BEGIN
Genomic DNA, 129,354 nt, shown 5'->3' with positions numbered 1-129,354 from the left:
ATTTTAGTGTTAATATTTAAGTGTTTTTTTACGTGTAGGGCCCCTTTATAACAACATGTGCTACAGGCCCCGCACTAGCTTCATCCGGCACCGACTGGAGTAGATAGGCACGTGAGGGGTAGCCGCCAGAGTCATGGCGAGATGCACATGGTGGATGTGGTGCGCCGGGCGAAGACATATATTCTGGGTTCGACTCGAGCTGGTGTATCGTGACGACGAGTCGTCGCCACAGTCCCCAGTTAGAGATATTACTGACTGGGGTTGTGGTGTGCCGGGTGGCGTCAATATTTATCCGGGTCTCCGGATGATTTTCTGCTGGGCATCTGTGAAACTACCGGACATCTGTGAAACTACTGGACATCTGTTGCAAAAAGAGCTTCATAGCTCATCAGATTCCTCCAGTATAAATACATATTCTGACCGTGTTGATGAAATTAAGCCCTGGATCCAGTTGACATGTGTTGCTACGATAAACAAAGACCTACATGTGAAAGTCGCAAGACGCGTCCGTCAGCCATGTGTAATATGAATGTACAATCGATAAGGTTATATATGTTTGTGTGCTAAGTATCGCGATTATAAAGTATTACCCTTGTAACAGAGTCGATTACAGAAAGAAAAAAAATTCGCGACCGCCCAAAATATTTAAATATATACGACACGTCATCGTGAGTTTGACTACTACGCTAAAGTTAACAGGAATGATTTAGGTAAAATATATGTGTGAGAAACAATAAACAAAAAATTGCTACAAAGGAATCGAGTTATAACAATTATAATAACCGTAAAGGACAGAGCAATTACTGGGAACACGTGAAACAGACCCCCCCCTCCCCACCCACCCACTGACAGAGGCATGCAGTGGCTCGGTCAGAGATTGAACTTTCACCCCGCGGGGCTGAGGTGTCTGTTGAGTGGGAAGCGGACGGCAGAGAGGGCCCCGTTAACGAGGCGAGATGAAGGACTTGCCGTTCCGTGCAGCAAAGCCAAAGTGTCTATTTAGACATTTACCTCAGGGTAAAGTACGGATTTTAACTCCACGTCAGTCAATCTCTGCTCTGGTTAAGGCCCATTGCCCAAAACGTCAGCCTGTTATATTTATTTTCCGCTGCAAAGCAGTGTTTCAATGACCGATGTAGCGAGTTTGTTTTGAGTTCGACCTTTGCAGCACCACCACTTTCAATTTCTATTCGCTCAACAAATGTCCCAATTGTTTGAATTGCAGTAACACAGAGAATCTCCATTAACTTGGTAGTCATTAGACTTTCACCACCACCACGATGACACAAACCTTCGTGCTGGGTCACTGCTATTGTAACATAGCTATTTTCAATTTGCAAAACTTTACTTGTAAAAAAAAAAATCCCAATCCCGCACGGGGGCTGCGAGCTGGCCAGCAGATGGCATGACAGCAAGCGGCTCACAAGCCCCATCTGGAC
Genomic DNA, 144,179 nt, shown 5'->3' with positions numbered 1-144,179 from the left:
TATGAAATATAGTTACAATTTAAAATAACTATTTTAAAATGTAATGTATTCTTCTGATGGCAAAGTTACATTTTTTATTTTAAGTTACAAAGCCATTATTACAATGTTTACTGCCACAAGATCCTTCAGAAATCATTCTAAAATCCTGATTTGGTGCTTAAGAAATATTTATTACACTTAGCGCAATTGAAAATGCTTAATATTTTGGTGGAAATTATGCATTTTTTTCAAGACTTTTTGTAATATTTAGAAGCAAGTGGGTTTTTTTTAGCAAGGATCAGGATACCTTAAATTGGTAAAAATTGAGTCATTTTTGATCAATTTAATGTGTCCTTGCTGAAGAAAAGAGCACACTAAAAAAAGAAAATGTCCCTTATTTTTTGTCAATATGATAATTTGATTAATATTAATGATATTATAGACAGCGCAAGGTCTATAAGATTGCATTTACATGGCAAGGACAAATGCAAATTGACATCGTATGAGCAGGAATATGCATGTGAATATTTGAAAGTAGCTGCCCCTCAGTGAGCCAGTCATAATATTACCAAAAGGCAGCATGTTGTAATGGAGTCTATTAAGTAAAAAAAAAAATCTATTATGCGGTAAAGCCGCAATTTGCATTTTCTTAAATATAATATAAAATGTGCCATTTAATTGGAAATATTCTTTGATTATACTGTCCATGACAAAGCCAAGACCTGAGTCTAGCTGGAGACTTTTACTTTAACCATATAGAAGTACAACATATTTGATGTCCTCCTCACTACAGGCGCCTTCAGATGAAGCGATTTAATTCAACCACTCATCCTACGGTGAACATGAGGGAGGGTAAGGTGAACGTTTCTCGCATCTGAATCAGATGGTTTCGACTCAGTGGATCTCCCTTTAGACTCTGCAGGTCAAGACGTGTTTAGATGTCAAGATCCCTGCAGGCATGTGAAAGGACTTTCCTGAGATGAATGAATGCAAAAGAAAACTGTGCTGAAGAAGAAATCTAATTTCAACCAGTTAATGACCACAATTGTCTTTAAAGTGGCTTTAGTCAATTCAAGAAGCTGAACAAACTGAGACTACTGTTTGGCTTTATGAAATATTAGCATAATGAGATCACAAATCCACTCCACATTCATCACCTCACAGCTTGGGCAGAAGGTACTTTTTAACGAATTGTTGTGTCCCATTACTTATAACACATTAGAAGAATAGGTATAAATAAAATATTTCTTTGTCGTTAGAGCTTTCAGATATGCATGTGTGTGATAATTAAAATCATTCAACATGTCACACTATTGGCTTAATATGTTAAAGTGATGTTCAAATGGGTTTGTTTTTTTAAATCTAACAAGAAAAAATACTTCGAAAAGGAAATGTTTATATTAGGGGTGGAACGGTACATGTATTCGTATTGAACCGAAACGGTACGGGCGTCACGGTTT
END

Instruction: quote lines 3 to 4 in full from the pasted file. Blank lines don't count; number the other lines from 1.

Genomic DNA, 144,179 nt, shown 5'->3' with positions numbered 1-144,179 from the left:
TATGAAATATAGTTACAATTTAAAATAACTATTTTAAAATGTAATGTATTCTTCTGATGGCAAAGTTACATTTTTTATTTTAAGTTACAAAGCCATTATTACAATGTTTACTGCCACAAGATCCTTCAGAAATCATTCTAAAATCCTGATTTGGTGCTTAAGAAATATTTATTACACTTAGCGCAATTGAAAATGCTTAATATTTTGGTGGAAATTATGCATTTTTTTCAAGACTTTTTGTAATATTTAGAAGCAAGTGGGTTTTTTTTAGCAAGGATCAGGATACCTTAAATTGGTAAAAATTGAGTCATTTTTGATCAATTTAATGTGTCCTTGCTGAAGAAAAGAGCACACTAAAAAAAGAAAATGTCCCTTATTTTTTGTCAATATGATAATTTGATTAATATTAATGATATTATAGACAGCGCAAGGTCTATAAGATTGCATTTACATGGCAAGGACAAATGCAAATTGACATCGTATGAGCAGGAATATGCATGTGAATATTTGAAAGTAGCTGCCCCTCAGTGAGCCAGTCATAATATTACCAAAAGGCAGCATGTTGTAATGGAGTCTATTAAGTAAAAAAAAAAATCTATTATGCGGTAAAGCCGCAATTTGCATTTTCTTAAATATAATATAAAATGTGCCATTTAATTGGAAATATTCTTTGATTATACTGTCCATGACAAAGCCAAGACCTGAGTCTAGCTGGAGACTTTTACTTTAACCATATAGAAGTACAACATATTTGATGTCCTCCTCACTACAGGCGCCTTCAGATGAAGCGATTTAATTCAACCACTCATCCTACGGTGAACATGAGGGAGGGTAAGGTGAACGTTTCTCGCATCTGAATCAGATGGTTTCGACTCAGTGGATCTCCCTTTAGACTCTGCAGGTCAAGACGTGTTTAGATGTCAAGATCCCTGCAGGCATGTGAAAGGACTTTCCTGAGATGAATGAATGCAAAAGAAAACTGTGCTGAAGAAGAAATCTAATTTCAACCAGTTAATGACCACAATTGTCTTTAAAGTGGCTTTAGTCAATTCAAGAAGCTGAACAAACTGAGACTACTGTTTGGCTTTATGAAATATTAGCATAATGAGATCACAAATCCACTCCACATTCATCACCTCACAGCTTGGGCAGAAGGTACTTTTTAACGAATTGTTGTGTCCCATTACTTATAACACATTAGAAGAATAGGTATAAATAAAATATTTCTTTGTCGTTAGAGCTTTCAGATATGCATGTGTGTGATAATTAAAATCATTCAACATGTCACACTATTGGCTTAATATGTTAAAGTGATGTTCAAATGGGTTTGTTTTTTTAAATCTAACAAGAAAAAATACTTCGAAAAGGAAATGTTTATATTAGGGGTGGAACGGTACATGTATTCGTATTGAACCGAAACGGTACGGGCGTCACGGTTT